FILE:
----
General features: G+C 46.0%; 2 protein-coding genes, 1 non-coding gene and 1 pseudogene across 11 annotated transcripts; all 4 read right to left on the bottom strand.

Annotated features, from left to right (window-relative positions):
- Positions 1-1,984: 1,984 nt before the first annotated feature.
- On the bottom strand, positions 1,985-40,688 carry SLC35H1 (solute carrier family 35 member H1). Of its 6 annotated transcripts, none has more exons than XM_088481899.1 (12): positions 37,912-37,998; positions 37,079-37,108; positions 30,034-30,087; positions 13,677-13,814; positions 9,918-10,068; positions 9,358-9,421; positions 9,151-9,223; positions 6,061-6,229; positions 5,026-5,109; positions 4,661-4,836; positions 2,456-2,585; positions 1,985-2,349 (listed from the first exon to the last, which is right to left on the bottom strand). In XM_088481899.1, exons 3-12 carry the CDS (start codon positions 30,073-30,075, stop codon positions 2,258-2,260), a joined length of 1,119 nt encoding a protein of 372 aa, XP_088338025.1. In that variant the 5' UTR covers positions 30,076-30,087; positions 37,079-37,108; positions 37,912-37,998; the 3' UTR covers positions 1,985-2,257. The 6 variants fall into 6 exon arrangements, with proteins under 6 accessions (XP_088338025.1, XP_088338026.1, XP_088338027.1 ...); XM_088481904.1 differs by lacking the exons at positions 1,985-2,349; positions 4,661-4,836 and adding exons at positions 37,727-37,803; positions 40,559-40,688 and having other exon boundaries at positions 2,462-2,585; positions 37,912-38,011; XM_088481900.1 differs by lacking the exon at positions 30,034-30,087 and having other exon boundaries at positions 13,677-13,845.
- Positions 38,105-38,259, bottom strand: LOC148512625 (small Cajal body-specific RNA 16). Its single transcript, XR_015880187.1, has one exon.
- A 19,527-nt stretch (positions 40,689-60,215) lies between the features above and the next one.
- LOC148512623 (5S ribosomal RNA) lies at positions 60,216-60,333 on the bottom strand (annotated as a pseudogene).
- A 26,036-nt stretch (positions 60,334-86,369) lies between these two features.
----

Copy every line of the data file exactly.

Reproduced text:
General features: G+C 46.0%; 2 protein-coding genes, 1 non-coding gene and 1 pseudogene across 11 annotated transcripts; all 4 read right to left on the bottom strand.

Annotated features, from left to right (window-relative positions):
- Positions 1-1,984: 1,984 nt before the first annotated feature.
- On the bottom strand, positions 1,985-40,688 carry SLC35H1 (solute carrier family 35 member H1). Of its 6 annotated transcripts, none has more exons than XM_088481899.1 (12): positions 37,912-37,998; positions 37,079-37,108; positions 30,034-30,087; positions 13,677-13,814; positions 9,918-10,068; positions 9,358-9,421; positions 9,151-9,223; positions 6,061-6,229; positions 5,026-5,109; positions 4,661-4,836; positions 2,456-2,585; positions 1,985-2,349 (listed from the first exon to the last, which is right to left on the bottom strand). In XM_088481899.1, exons 3-12 carry the CDS (start codon positions 30,073-30,075, stop codon positions 2,258-2,260), a joined length of 1,119 nt encoding a protein of 372 aa, XP_088338025.1. In that variant the 5' UTR covers positions 30,076-30,087; positions 37,079-37,108; positions 37,912-37,998; the 3' UTR covers positions 1,985-2,257. The 6 variants fall into 6 exon arrangements, with proteins under 6 accessions (XP_088338025.1, XP_088338026.1, XP_088338027.1 ...); XM_088481904.1 differs by lacking the exons at positions 1,985-2,349; positions 4,661-4,836 and adding exons at positions 37,727-37,803; positions 40,559-40,688 and having other exon boundaries at positions 2,462-2,585; positions 37,912-38,011; XM_088481900.1 differs by lacking the exon at positions 30,034-30,087 and having other exon boundaries at positions 13,677-13,845.
- Positions 38,105-38,259, bottom strand: LOC148512625 (small Cajal body-specific RNA 16). Its single transcript, XR_015880187.1, has one exon.
- A 19,527-nt stretch (positions 40,689-60,215) lies between the features above and the next one.
- LOC148512623 (5S ribosomal RNA) lies at positions 60,216-60,333 on the bottom strand (annotated as a pseudogene).
- A 26,036-nt stretch (positions 60,334-86,369) lies between these two features.